- Not to be confused with Paruresis
Paresis is a condition typified by a weakness of voluntary movement, or partial loss of voluntary movement or by impaired movement. When used without qualifiers, it usually refers to the limbs, but it also can be used to describe the muscles of the eyes (ophthalmoparesis), the stomach (gastroparesis), and also the vocal cords (Vocal cord paresis). Neurologists use the term paresis to describe weakness, and plegia to describe paralysis in which all voluntary movement is lost. The term paresis comes from the Ancient Greek: πάρεσις "letting go" or "paralysis" from παρίημι "to let go, to let fall."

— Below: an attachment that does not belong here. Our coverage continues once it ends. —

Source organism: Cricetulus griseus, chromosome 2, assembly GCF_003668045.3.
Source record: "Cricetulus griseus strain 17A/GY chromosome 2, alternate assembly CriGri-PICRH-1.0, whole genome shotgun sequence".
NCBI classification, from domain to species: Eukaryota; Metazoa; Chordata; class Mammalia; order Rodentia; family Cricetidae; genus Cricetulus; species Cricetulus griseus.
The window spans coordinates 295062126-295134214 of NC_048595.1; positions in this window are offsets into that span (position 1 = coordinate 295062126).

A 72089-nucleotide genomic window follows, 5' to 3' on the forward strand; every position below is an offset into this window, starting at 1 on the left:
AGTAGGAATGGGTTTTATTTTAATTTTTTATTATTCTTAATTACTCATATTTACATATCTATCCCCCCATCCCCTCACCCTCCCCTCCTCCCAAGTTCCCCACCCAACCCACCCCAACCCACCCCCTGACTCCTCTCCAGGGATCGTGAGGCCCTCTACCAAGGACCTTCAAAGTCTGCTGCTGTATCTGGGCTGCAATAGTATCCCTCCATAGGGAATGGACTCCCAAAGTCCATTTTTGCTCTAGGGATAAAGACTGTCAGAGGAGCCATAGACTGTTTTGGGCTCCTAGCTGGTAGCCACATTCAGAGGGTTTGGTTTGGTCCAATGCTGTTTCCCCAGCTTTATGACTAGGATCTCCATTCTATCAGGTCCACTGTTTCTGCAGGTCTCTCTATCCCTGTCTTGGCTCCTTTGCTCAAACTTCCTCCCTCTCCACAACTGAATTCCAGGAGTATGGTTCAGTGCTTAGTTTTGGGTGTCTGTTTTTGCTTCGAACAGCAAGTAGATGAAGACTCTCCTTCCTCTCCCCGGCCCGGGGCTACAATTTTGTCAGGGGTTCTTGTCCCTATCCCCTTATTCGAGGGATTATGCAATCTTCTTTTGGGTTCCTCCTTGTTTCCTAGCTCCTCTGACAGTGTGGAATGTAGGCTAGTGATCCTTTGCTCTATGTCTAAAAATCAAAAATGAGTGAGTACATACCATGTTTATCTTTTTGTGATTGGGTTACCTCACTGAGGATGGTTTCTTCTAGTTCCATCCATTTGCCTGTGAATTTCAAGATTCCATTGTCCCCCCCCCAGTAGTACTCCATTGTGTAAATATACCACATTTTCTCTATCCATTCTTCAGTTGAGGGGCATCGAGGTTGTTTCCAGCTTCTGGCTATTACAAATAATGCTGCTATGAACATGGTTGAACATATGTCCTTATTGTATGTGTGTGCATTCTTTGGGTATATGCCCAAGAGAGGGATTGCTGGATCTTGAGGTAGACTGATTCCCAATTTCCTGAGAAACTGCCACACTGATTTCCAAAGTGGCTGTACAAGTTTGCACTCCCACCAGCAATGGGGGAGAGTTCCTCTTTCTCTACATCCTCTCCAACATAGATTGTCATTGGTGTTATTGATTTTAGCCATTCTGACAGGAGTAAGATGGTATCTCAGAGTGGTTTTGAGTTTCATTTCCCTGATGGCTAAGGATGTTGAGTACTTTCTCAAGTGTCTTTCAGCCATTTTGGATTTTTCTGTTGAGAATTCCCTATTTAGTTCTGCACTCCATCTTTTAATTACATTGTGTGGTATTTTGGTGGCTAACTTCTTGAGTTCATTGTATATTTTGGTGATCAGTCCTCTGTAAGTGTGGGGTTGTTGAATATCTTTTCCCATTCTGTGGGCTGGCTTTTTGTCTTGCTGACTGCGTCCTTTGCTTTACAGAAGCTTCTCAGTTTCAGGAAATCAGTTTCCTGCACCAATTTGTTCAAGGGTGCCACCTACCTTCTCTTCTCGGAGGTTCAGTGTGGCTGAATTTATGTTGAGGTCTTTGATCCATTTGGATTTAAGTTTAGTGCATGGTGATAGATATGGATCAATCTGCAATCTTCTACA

These terms frequently refer to the impairment of motion in multiple sclerosis.
- Spastic Paresis - Exaggerated tendon reflexes and muscle hypertonia
- Gastroparesis—Impaired stomach emptying
- It is also used to describe a form of ophthalmoplegia.
- In the past, the term was most commonly used to refer to "general paresis," which was a symptom of untreated syphilis. However, due to improvements in treatment of syphilis, it is now rarely used in this context.